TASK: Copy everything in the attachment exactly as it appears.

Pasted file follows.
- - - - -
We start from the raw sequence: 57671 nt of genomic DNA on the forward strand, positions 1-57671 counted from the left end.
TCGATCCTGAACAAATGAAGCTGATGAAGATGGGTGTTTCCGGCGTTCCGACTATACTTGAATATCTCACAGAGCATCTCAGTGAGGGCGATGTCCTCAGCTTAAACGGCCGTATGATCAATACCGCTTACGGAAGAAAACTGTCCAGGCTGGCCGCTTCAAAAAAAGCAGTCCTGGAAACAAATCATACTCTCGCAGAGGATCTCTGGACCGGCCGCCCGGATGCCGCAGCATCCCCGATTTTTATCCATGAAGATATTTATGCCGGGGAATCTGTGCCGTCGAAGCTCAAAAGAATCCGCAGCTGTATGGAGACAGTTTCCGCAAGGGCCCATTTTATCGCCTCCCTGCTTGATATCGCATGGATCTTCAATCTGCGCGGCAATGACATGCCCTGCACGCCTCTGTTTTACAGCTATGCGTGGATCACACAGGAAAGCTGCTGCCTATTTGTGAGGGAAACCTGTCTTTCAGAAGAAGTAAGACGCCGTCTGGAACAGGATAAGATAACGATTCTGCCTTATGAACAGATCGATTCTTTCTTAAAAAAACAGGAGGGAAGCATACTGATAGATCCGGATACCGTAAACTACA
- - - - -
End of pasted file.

We start from the raw sequence: 57671 nt of genomic DNA on the forward strand, positions 1-57671 counted from the left end.
TCGATCCTGAACAAATGAAGCTGATGAAGATGGGTGTTTCCGGCGTTCCGACTATACTTGAATATCTCACAGAGCATCTCAGTGAGGGCGATGTCCTCAGCTTAAACGGCCGTATGATCAATACCGCTTACGGAAGAAAACTGTCCAGGCTGGCCGCTTCAAAAAAAGCAGTCCTGGAAACAAATCATACTCTCGCAGAGGATCTCTGGACCGGCCGCCCGGATGCCGCAGCATCCCCGATTTTTATCCATGAAGATATTTATGCCGGGGAATCTGTGCCGTCGAAGCTCAAAAGAATCCGCAGCTGTATGGAGACAGTTTCCGCAAGGGCCCATTTTATCGCCTCCCTGCTTGATATCGCATGGATCTTCAATCTGCGCGGCAATGACATGCCCTGCACGCCTCTGTTTTACAGCTATGCGTGGATCACACAGGAAAGCTGCTGCCTATTTGTGAGGGAAACCTGTCTTTCAGAAGAAGTAAGACGCCGTCTGGAACAGGATAAGATAACGATTCTGCCTTATGAACAGATCGATTCTTTCTTAAAAAAACAGGAGGGAAGCATACTGATAGATCCGGATACCGTAAACTACA